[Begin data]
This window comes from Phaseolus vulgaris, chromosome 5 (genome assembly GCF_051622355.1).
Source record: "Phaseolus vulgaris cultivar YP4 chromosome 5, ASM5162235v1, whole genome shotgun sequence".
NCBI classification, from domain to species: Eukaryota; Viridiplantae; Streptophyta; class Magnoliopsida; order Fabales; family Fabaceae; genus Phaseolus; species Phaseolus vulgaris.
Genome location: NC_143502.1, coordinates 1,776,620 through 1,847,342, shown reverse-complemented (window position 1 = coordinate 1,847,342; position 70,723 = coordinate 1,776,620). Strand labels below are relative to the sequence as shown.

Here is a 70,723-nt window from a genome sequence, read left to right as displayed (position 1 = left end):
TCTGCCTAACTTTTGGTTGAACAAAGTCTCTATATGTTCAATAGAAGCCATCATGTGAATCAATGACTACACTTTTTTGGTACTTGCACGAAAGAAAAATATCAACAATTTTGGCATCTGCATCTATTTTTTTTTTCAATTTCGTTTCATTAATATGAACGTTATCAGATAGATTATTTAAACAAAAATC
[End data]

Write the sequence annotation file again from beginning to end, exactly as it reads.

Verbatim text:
This window comes from Phaseolus vulgaris, chromosome 5 (genome assembly GCF_051622355.1).
Source record: "Phaseolus vulgaris cultivar YP4 chromosome 5, ASM5162235v1, whole genome shotgun sequence".
NCBI classification, from domain to species: Eukaryota; Viridiplantae; Streptophyta; class Magnoliopsida; order Fabales; family Fabaceae; genus Phaseolus; species Phaseolus vulgaris.
Genome location: NC_143502.1, coordinates 1,776,620 through 1,847,342, shown reverse-complemented (window position 1 = coordinate 1,847,342; position 70,723 = coordinate 1,776,620). Strand labels below are relative to the sequence as shown.

Here is a 70,723-nt window from a genome sequence, read left to right as displayed (position 1 = left end):
TCTGCCTAACTTTTGGTTGAACAAAGTCTCTATATGTTCAATAGAAGCCATCATGTGAATCAATGACTACACTTTTTTGGTACTTGCACGAAAGAAAAATATCAACAATTTTGGCATCTGCATCTATTTTTTTTTTCAATTTCGTTTCATTAATATGAACGTTATCAGATAGATTATTTAAACAAAAATC